Just as we’ve turned to greener alternatives for better living, turning on real life and turning off online dating sites may be a healthier way to go.
I remember the first time I tried a matchmaking website. It was about a year after my divorce and I was reluctant to step back into the traditional dating scene. A friend told me about online dating and urged me to try it. Back then, there were no photos. You had to depend on your ability to present an engaging self-description and write follow-up e-mails, and hope that when you finally met, things would move forward and not curdle into instant rejection because of a balding head or a big behind.
A lot has changed since then with fancy Web interfaces, videos, mobile applications and more in what’s become a billion dollar industry. Much of it is controlled by Match.com, which buys up as much dating website real estate as possible and then cleverly markets it as the key to romantic success.
We all know people who have found love through online dating, but how common is that compared to the horror stories? How many hours have we spent flipping through the profiles of others, crafting our own (or paying someone to create the perfect profile on our behalf), sifting through thousands of possibilities and rejecting or being rejected as we go along basing our decisions solely on a photo? If we finally do get to the infamous Starbucks coffee date we’re often disappointed when, at first glance, it’s clear that this one is not the one.
Frankly, the process is dehumanizing and isolating. It’s reduced the possibility of an organic romantic connection to almost nil.
At least when you meet people through mutual friends or by engaging in a social activity without being in hunt mode, the chances of a true connection grow exponentially. Why? Because the pressure of “finding the one” is no longer part of the equation. You’re not setting yourself up for failure with the expectation that maybe, tonight, you’ll finally find Prince or Princess Charming and live happily ever after.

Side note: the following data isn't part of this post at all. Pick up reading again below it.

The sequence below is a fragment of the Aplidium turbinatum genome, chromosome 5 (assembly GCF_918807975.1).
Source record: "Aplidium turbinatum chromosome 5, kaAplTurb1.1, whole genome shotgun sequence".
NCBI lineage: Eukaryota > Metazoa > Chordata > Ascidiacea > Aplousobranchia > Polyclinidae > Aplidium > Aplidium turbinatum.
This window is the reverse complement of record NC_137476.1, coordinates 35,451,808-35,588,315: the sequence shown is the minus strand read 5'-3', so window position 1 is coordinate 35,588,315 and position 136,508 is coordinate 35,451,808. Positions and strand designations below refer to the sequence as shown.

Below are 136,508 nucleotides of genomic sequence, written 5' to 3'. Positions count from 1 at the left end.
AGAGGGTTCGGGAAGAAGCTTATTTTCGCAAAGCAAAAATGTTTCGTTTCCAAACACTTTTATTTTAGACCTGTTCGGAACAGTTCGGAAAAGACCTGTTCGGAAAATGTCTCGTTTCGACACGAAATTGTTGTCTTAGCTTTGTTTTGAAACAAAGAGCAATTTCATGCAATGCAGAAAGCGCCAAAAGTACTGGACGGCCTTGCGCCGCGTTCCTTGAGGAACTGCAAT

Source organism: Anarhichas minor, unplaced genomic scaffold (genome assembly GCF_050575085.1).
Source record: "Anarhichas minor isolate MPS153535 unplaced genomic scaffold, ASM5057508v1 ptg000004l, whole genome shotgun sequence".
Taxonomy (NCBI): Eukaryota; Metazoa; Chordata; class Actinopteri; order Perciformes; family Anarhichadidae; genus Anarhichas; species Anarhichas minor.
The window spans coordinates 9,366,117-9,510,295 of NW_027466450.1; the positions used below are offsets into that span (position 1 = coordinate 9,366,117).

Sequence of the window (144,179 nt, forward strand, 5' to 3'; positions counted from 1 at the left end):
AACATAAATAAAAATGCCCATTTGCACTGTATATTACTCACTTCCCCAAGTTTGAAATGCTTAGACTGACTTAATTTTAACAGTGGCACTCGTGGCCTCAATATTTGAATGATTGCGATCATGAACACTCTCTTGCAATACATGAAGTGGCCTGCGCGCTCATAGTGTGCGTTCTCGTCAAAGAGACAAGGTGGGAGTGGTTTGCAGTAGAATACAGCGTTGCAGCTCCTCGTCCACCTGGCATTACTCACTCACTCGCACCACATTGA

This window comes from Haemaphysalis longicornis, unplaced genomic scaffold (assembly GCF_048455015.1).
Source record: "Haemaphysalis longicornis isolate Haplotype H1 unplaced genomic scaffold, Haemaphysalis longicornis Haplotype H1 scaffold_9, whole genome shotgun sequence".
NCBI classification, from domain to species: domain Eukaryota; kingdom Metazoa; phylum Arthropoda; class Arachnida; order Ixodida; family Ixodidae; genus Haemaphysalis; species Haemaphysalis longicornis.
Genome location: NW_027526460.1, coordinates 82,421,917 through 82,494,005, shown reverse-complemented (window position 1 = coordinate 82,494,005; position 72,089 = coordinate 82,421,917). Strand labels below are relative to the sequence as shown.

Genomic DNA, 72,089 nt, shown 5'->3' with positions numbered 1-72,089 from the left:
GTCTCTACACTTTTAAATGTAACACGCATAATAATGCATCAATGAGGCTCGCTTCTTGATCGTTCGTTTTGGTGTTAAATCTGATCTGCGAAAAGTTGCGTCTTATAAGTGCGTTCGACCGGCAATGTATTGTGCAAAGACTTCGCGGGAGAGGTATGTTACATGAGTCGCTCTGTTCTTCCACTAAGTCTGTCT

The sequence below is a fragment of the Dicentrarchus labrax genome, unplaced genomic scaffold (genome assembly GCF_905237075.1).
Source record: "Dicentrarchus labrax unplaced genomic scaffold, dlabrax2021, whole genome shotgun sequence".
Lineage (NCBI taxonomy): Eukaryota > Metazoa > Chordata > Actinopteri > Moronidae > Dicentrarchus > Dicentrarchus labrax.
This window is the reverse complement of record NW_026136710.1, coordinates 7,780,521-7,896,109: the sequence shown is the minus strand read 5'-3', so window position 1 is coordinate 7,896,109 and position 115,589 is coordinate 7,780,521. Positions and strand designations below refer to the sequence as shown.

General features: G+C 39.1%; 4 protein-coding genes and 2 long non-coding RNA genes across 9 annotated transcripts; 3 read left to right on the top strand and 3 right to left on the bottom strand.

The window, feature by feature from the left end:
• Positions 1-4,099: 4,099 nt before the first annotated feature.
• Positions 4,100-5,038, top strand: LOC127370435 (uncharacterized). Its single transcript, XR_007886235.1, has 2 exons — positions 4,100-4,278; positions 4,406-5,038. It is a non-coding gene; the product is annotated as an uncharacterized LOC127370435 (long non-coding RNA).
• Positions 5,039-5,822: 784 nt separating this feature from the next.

Drop the obsession of finding your perfect match and you’ll have an experience where you won’t feel you’ve wasted your time or money. When you’re doing something you enjoy, or socializing with friends and open to meeting new people, at the very least you’re no longer buried behind your computer: you’re engaged in real life with real people.
I understand how the anonymity of online dating can be alluring. Dating sites allow us to keep our romantic pursuits secret. It’s unlikely our friends, co-workers or family will see us there looking for love. So many single people find it embarrassing to be, well, single. However, that same secrecy creates fertile ground for not-single people to pretend that they are — along with the romance scammers and all kinds of hanky-panky that doesn’t deliver the bliss that matchmaking websites promise in their advertising.
Fraud and dishonesty — rampant on online dating sites — is hard to get away with when you’re in a social group where people actually know each other, where your friends are friends of friends. It’s one of the reasons we created the SingularCity social network. The whole point of our online community is to create a place for people to meet, network, make friends and even find romance in a virtual city that exists both online and at our real-time activities and events. It’s difficult to carry on a fake persona in this kind of environment.
So when people tell you that you need to “put yourself out there” by buying a membership to Match.com, eHarmony or others, consider that there might be a better way to meet people and enjoy life, one that starts with accepting your singular status.
When you stop trying so hard to fall in love, you’ll likely find someone you really would like to date.
Copyright © Kim Calvert/2013 Singular Communications, LLC.